Early in Shakespeare's Othello, Iago, the villain of the piece, tells one of his dupes, Roderigo, this about Othello: "In following him, I follow but myself" (1.1.55). This statement is typical of Iago in many ways:
- He openly confesses his villainy. Often he confesses his evil directly to the audience, but here and in other places he confesses his evil both to us and to another character onstage -- a character he assumes he can trust because he assumes that that person is either too stupid or too self-interested or too vicious himself (or all three) to be botherd by Iago's villainy.
- He shows enormous, almost cocky self-confidence in stating his motives so blatantly.
- He reveals his self-centeredness to another person, and yet that person fails to realize that Iago's self-centeredness may boomerang on the person to whom Iago confides. It never seems to occur to Roderigo, at least at this point in the play, that Iago might deceive Roderigo as well as Othello.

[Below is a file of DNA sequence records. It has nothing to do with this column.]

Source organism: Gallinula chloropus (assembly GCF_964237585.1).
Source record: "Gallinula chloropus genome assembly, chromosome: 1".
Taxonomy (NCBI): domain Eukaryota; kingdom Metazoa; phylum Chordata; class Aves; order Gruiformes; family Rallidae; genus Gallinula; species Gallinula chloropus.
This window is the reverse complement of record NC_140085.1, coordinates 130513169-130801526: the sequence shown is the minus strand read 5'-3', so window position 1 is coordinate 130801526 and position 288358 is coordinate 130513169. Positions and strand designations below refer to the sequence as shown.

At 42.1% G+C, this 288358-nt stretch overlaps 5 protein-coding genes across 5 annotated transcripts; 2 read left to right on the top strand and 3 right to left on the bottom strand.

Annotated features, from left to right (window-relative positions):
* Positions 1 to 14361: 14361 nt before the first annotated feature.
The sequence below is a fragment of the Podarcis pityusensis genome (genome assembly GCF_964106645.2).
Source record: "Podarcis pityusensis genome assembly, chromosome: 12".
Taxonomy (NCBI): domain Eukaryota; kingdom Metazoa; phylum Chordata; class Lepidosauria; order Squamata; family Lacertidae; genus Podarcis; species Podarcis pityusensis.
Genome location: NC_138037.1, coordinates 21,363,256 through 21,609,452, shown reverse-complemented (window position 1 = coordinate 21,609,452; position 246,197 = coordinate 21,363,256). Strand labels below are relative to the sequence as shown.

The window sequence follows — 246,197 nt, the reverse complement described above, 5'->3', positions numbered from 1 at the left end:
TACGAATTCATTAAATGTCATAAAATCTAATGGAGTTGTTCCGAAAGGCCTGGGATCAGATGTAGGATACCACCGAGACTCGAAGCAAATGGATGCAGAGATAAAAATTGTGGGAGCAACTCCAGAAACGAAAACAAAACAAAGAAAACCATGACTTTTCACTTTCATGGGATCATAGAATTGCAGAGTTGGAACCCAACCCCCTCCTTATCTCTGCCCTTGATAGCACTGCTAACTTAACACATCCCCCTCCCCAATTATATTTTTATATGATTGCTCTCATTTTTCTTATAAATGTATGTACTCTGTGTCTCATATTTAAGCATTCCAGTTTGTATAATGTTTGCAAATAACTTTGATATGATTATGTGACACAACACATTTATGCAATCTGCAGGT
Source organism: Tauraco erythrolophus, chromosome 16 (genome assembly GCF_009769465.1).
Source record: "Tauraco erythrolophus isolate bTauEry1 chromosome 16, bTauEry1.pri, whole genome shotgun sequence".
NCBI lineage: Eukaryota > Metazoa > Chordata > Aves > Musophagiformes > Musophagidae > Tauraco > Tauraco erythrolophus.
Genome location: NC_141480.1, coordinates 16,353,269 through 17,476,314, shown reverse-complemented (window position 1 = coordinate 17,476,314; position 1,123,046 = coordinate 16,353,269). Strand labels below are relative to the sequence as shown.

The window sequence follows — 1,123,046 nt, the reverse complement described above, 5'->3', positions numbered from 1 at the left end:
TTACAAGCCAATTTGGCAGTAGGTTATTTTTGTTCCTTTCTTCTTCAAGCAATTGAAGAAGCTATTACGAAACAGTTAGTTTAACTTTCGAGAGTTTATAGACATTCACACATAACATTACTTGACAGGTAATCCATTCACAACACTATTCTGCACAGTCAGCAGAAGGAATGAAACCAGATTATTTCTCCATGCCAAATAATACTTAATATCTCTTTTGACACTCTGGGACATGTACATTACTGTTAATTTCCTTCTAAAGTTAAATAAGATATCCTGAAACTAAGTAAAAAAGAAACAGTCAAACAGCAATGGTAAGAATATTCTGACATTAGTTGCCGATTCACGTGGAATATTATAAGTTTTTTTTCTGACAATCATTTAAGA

- Statements such as this one paradoxically make the term "honest Iago" -- a term used often throughout the play -- seem ironically appropriate. Here he is ironically honest about his plans to be dishonest.
- This statement, in its highly self-referential language, exemplifes the sin of which Iago is chiefly guilty -- the sin from all his other sins flow: his pride, his arrogance, his self-centeredness and conceit.
- This statement sums up and foreshadows much of the rest of the action of the play. Iago will indeed "follow" Othello in several senses, both literally and figuratively, but his chief concern will also be first and foremost with and for himself.
Iago is one of Shakespeare's most memorable villains precisely because he is capable of speaking so forthrightly about his own lack of forthrightness. As he says earlier to Roderigo,
O, sir, content you.
I follow him [Othello] to serve my turn upon him. (1.1.38-39)
Roderigo, of course, fails to realize how pertinent this statement is to his own relationship with Iago.